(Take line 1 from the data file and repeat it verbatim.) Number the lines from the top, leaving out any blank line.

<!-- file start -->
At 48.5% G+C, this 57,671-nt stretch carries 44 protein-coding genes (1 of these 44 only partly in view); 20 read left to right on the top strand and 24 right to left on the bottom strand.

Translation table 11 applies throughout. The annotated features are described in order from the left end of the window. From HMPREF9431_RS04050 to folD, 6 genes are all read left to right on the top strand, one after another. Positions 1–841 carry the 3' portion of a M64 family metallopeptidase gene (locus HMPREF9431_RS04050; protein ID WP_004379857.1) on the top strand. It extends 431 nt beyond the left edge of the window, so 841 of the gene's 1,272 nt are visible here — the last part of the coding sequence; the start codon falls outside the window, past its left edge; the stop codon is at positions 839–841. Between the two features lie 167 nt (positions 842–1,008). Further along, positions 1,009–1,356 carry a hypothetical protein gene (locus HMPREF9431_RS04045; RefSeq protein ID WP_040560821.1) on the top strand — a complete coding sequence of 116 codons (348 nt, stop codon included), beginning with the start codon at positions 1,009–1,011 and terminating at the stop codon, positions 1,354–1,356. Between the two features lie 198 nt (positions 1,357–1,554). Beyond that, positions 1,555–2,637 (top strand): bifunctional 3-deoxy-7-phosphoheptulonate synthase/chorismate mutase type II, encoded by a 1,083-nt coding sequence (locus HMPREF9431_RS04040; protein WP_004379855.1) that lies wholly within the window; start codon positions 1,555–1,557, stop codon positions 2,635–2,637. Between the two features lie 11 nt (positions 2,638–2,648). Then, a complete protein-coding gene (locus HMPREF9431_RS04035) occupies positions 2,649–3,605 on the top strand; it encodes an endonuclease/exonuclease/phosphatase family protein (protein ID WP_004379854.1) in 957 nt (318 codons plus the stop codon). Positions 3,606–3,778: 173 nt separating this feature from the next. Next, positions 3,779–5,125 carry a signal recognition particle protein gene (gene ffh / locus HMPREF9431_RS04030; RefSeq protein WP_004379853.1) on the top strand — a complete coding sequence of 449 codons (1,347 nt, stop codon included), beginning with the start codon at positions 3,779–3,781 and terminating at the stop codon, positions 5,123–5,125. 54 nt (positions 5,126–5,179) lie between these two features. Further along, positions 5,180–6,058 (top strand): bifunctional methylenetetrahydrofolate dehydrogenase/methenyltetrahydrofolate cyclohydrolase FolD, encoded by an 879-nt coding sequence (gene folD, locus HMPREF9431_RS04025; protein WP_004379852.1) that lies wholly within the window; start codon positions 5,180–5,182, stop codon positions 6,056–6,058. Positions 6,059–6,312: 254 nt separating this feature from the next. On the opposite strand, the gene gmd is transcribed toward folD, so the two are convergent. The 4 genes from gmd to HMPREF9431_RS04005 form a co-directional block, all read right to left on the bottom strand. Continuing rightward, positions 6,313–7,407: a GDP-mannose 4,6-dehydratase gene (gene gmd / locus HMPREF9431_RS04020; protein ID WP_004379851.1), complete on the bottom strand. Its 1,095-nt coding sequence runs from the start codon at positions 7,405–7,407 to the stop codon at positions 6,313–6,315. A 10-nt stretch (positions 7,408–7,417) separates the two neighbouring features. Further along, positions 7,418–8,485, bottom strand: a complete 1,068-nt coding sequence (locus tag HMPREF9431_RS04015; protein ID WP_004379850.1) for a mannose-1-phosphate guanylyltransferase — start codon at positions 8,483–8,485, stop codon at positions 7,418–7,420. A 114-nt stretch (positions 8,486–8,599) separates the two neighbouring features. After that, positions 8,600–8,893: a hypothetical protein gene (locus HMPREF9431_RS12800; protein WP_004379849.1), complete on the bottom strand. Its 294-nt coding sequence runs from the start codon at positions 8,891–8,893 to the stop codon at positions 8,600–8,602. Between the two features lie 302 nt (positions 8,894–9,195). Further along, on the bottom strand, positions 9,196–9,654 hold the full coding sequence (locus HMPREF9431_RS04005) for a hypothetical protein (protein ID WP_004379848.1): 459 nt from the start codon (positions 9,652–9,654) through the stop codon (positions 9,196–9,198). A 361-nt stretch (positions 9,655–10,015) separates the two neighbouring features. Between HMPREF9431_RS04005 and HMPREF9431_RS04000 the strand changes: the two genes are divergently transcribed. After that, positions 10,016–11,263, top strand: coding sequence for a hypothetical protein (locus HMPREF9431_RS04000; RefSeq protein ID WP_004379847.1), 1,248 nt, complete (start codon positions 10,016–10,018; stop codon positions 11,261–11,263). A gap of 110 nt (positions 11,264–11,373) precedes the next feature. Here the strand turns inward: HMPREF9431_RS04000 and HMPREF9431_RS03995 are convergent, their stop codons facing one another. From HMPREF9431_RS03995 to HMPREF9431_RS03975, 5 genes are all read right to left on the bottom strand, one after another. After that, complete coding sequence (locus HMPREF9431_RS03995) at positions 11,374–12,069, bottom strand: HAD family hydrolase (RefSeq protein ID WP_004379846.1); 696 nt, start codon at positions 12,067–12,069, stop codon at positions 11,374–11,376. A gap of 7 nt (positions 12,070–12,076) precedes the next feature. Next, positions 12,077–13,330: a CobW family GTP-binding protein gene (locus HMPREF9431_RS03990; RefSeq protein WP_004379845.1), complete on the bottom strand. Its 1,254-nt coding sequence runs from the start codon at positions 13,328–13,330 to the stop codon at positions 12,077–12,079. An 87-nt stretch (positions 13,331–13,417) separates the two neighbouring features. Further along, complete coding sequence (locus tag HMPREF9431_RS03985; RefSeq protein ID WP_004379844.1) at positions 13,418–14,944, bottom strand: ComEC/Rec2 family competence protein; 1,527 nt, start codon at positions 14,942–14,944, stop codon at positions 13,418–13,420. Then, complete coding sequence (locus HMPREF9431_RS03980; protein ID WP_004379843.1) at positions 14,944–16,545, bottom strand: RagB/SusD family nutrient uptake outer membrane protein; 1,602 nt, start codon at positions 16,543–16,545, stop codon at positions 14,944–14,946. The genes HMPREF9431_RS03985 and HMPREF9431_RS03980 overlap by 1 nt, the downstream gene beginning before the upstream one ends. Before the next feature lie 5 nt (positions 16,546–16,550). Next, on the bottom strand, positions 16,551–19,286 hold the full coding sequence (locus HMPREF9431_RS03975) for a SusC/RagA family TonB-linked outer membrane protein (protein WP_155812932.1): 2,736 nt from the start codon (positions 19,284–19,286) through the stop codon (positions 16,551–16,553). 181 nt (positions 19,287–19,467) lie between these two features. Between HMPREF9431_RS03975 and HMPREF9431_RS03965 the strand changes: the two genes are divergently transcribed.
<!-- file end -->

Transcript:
At 48.5% G+C, this 57,671-nt stretch carries 44 protein-coding genes (1 of these 44 only partly in view); 20 read left to right on the top strand and 24 right to left on the bottom strand.